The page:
Coups are as common as cosmetic surgery in Hollywood, which is to say, they happen every day. One studio executive unseats another. A young celebrity outshines an old one. One movie swims at the box office; another one sinks. When DVD replaced VHS as the king of home entertainment in 1997, it wasn’t a question of if it would lose its throne; it was a question of when and to what.
Dean Hallett saw it coming. A former executive at The Walt Disney Studios, he joined Twentieth Century Fox in 2001 as executive vice president and CFO. When he was promoted to executive vice president of operations and strategy and CFO in 2005—the same year YouTube was launched, and a full five years before Apple introduced the iPad—he approached chairman and CEO Jim Gianopulos with his vision. “I saw the business starting to evolve,” says Hallett, who began his career in 1980 as a public accountant atErnst & Whinney. “Our business units were focused on developing a new digital marketplace, but there was little focus on the structural changes needed to support the new business models. I knew we were going to have to modify our entire infrastructure to support these changes. So, I went to dinner with Jim one night and said, ‘I think we need a digital-media management strategy.’”
Twentieth Century Fox’s Path to Digital
Twentieth Century Fox commences its transition from analog to digital distribution.
The creation of a digital-asset management system allows files to be catalogued next to marketing materials, giving each business unit access to relevant information.
A cloud-enabled media framework allows digital assets to transfer directly to the customer while maintaining metadata, usage rights, and other relevant components.
An enterprise operations group is formed to manage the changing digital workflow.
Twentieth Century Fox’s digital HD, or DHD, initiative allows customers to buy the digital version of new releases 2–3 weeks prior to their rental release.
Twentieth Century Fox completes the conversion to a digital-cinema distribution model.
Despite the advent of new technologies like DVD and Blu-ray, movie studios were producing and distributing their products in virtually the same way in 2005 as they had in 1985, when Blockbuster Video opened its first video rental store in Dallas: Film crews captured movies in analog format on 35-millimeter film. When the films were ready for release, studios made physical prints that were distributed to movie theaters. After a theatrical window of approximately 16.5 weeks, movies were released to the home-entertainment market for purchase or rental. Several months later, movies were licensed to subscription television services like HBO, ultimately ending up on broadcast television some two years after their theatrical release.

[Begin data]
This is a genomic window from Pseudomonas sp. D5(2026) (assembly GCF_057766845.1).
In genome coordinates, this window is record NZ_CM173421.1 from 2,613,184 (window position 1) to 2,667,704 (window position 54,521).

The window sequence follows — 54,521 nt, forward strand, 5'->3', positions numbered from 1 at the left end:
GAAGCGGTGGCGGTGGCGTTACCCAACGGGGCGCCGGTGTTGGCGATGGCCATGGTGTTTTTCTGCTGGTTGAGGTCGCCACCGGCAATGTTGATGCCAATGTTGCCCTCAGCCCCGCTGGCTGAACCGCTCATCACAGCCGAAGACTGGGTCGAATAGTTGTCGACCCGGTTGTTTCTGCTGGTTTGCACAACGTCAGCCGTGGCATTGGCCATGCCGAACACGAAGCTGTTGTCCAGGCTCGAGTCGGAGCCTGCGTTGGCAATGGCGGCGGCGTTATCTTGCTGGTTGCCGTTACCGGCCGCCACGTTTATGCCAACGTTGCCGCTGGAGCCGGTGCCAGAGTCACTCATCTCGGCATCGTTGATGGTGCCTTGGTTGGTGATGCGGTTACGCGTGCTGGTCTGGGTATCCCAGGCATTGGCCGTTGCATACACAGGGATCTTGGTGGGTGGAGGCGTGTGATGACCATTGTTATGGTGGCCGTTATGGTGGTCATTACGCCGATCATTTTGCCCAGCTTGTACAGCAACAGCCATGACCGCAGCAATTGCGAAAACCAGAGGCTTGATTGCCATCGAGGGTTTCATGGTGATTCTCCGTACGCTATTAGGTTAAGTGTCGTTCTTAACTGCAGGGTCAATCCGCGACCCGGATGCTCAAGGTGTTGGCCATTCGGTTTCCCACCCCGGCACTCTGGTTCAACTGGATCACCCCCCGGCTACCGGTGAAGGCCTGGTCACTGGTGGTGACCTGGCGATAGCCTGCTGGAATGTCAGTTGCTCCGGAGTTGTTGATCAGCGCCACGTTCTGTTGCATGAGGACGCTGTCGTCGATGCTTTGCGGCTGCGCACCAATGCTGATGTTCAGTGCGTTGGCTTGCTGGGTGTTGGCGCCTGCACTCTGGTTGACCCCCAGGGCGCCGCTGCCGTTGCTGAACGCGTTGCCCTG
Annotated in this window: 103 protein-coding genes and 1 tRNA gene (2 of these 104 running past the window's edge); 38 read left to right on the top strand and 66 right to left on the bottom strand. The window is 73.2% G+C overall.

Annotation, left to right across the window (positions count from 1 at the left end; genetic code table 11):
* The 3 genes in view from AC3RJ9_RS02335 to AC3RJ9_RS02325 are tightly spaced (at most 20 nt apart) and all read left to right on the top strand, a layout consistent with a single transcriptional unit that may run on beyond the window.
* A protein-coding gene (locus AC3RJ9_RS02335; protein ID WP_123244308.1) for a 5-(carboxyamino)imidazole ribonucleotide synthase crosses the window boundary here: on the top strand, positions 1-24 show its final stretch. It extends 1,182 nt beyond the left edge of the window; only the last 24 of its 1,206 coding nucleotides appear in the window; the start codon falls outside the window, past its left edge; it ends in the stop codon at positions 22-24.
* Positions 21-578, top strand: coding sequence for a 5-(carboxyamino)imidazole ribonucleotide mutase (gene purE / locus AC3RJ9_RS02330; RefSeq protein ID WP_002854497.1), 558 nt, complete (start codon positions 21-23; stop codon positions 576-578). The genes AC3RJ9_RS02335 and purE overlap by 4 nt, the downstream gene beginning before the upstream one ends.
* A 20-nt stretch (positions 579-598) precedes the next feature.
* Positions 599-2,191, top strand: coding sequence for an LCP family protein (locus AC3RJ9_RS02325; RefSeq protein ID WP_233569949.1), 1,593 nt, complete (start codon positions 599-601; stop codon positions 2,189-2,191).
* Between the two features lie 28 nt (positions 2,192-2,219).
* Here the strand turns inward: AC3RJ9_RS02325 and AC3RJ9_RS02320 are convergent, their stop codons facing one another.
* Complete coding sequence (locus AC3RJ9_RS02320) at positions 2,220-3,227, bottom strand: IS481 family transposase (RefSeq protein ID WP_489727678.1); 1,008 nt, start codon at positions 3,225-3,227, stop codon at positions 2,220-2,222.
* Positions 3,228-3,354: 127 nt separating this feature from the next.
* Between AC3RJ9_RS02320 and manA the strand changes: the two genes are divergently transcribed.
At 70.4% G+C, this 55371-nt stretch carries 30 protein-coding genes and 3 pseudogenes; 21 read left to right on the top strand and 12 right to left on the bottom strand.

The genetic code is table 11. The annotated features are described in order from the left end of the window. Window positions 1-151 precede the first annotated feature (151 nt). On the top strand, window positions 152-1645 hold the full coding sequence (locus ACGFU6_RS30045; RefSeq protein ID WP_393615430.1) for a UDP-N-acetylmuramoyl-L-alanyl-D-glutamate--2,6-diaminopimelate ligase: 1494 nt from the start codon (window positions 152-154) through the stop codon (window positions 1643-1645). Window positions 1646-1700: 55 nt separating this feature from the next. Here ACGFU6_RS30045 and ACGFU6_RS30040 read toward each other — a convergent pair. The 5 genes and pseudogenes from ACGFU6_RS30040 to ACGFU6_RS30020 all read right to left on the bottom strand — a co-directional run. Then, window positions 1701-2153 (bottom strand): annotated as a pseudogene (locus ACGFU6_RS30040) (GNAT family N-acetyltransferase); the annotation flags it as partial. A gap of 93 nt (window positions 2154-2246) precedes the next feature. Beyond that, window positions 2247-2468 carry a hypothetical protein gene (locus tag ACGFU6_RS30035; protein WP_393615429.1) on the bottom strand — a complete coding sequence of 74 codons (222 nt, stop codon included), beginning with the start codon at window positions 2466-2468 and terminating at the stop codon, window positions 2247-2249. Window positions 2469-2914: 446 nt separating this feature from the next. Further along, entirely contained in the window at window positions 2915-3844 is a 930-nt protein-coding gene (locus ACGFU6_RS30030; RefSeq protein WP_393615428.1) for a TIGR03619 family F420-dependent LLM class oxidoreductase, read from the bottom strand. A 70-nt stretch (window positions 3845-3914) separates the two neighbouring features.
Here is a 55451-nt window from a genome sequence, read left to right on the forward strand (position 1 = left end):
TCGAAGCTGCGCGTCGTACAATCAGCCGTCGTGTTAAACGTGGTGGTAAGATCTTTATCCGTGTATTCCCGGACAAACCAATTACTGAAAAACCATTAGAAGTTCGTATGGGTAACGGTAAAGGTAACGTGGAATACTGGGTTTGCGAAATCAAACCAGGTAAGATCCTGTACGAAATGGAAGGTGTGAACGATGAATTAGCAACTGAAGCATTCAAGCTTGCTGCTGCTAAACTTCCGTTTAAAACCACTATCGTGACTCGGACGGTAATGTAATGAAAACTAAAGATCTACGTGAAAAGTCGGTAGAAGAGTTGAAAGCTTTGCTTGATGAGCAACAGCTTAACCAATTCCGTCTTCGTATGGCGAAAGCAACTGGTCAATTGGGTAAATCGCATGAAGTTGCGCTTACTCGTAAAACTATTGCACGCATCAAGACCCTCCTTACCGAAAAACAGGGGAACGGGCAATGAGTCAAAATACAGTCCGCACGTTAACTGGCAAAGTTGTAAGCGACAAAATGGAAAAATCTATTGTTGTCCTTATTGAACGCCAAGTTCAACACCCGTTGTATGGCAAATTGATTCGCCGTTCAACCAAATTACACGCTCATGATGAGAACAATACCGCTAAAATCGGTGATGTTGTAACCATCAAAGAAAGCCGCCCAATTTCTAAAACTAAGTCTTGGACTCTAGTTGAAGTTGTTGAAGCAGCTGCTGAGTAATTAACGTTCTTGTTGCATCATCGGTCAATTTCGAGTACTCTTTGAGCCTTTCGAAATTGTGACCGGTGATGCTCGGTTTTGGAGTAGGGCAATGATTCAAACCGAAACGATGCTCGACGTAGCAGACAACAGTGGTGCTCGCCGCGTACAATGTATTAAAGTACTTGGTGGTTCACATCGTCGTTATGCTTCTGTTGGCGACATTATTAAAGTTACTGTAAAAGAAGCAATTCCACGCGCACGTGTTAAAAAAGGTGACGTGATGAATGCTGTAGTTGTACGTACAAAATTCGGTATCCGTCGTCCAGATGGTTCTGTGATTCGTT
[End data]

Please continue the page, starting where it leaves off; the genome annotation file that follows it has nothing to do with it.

“Things used to be done piecemeal,” says Hallett, who calls himself an operational CFO. “Theatrical focused on their markets and associated product formats, then home entertainment on theirs, and finally television distribution on theirs.”
At each stage of the distribution life cycle, teams would duplicate effort, creating not only their own version of the product, but also their own marketing and distribution plans to support it. For Twentieth Century Fox—which runs a lean operation—this created a tremendous amount of inefficiency across the organization, according to Hallett.
“There was a lot of re-creation of product,” continues Hallett, who recognized redundancies and saw in digital entertainment an opportunity to eliminate them. “We saw an opportunity to realize real efficiencies in our infrastructure by adopting an enterprise-level focus instead of the individual business-unit focus we’d had in the past.”
Efficiency was one driver of digital strategy; survival was another. Hallett, along with the Twentieth Century Fox management team, predicted that digital entertainment would render certain aspects of existing distribution models moot. In order to grow its audience—and, therefore, its revenues—Twentieth Century Fox would need to replace piecemeal distribution with a holistic approach that maximized not only efficiency, but also agility. “For years now we’ve heard that consumers want it ‘how they want it, when they want it, where they want it,’” Hallett says. “We could feel that coming, and we knew that the only way to achieve it was to have things in a digital format.”